Researchers at mobile security firm Zimperium have discovered a new Android spyware that is masquerading as a system update. In a report by Techcrunch, the malicious software was found bundled in an app that had to be installed outside of the Google Play Store.
After it is installed the spyware then sends data from the user’s device to the operator’s Firebase server which is used to gain remote access to the device.
The Android spyware can syphon off messages, device details, bookmarks, search histories and contacts as well as capture ambient sound from the microphone. As if this couldn’t get worse, the spyware can apparently take photos using the infected device’s camera.
If you thought that was the end of it, I am sad to say it isn’t. The spyware is also capable of tracking the victim’s location, search for document files and also copy data from a device’s clipboard.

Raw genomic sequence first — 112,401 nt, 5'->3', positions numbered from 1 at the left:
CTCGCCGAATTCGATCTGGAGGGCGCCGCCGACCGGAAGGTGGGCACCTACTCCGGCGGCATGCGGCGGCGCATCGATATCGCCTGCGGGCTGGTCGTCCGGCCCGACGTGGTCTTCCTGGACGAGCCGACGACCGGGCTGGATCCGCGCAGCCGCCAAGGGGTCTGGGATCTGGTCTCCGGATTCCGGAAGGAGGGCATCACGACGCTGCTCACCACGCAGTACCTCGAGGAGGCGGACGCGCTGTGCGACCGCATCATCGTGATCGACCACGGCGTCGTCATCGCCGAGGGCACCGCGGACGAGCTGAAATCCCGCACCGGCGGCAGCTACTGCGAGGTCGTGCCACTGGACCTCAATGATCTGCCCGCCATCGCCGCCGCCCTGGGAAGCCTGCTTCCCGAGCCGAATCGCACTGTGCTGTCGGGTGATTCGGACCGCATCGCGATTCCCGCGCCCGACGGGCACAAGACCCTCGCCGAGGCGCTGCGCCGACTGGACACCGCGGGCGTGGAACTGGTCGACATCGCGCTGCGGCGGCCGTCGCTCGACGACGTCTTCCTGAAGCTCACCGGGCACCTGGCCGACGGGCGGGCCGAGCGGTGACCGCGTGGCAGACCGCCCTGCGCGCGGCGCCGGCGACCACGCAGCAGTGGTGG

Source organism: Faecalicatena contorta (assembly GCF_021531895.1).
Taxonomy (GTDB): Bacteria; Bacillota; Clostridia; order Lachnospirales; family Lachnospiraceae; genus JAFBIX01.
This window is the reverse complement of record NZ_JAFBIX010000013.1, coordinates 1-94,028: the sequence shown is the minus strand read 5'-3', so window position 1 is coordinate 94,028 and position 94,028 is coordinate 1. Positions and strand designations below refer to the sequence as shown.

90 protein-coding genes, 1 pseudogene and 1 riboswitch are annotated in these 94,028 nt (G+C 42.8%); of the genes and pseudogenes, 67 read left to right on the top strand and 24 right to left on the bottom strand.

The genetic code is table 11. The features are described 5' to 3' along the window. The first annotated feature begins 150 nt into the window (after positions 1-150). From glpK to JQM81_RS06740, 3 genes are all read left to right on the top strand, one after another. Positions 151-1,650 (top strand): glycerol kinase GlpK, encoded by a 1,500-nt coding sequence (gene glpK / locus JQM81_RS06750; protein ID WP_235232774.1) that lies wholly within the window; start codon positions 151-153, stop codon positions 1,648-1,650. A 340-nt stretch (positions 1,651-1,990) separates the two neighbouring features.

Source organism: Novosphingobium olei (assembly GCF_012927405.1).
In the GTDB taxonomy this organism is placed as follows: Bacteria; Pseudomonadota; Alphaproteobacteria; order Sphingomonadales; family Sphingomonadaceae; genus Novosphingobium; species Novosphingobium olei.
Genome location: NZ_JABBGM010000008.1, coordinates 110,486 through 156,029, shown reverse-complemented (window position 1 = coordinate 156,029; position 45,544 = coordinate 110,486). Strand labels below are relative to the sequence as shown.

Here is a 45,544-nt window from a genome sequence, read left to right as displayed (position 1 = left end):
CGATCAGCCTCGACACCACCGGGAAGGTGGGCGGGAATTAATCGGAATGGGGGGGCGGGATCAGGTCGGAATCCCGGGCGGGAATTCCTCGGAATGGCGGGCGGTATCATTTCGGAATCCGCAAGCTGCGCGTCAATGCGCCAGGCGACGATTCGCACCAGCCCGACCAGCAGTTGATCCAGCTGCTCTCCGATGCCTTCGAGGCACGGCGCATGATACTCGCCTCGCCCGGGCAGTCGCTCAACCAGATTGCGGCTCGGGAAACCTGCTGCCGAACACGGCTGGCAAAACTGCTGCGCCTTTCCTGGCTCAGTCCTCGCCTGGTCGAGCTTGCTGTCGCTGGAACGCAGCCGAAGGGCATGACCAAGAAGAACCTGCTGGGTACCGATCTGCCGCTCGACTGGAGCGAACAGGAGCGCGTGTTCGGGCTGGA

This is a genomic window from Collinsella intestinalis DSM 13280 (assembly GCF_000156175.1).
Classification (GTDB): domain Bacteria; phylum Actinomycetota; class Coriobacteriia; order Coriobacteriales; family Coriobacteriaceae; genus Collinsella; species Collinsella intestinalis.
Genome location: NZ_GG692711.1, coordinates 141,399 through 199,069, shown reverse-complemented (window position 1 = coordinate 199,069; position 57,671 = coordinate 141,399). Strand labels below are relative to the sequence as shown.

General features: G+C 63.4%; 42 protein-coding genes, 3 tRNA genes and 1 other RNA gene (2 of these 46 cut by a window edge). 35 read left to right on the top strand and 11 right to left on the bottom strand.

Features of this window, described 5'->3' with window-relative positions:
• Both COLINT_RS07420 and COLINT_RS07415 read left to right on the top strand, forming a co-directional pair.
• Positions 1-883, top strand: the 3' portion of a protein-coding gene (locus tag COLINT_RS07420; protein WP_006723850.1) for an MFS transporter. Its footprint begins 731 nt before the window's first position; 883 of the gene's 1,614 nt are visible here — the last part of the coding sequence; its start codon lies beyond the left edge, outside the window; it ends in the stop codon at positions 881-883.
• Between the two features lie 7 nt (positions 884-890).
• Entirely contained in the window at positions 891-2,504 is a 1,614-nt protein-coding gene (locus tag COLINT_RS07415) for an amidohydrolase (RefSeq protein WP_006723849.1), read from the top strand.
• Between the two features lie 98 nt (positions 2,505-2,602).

“It’s easily the most sophisticated we’ve seen, I think a lot of time and effort was spent on creating this app. We believe that there are other apps out there like this, and we are trying our very best to find them as soon as possible.”Shridhar Mittal, CEO of Zimperium
Catching the spyware has proven difficult because it hides ever so well. The designers of the spyware seem to be ahead of their time because the malware reduces the amount of data it consumes by uploading thumbnails to its server than the full image.
How to protect yourself
As stated by the researchers at Zimperium the app is not part of the Play Store’s catalogue, so it is advised that you don’t install APK files but rather get your apps straight from the Play Store.
Saying this in these parts is a bit of a sensitive subject because of the price of out-of-bundle data in Zimbabwe. However, the cost of data here seems a far lower price to pay than to have an app that can record through your microphone and send sensitive information from your device.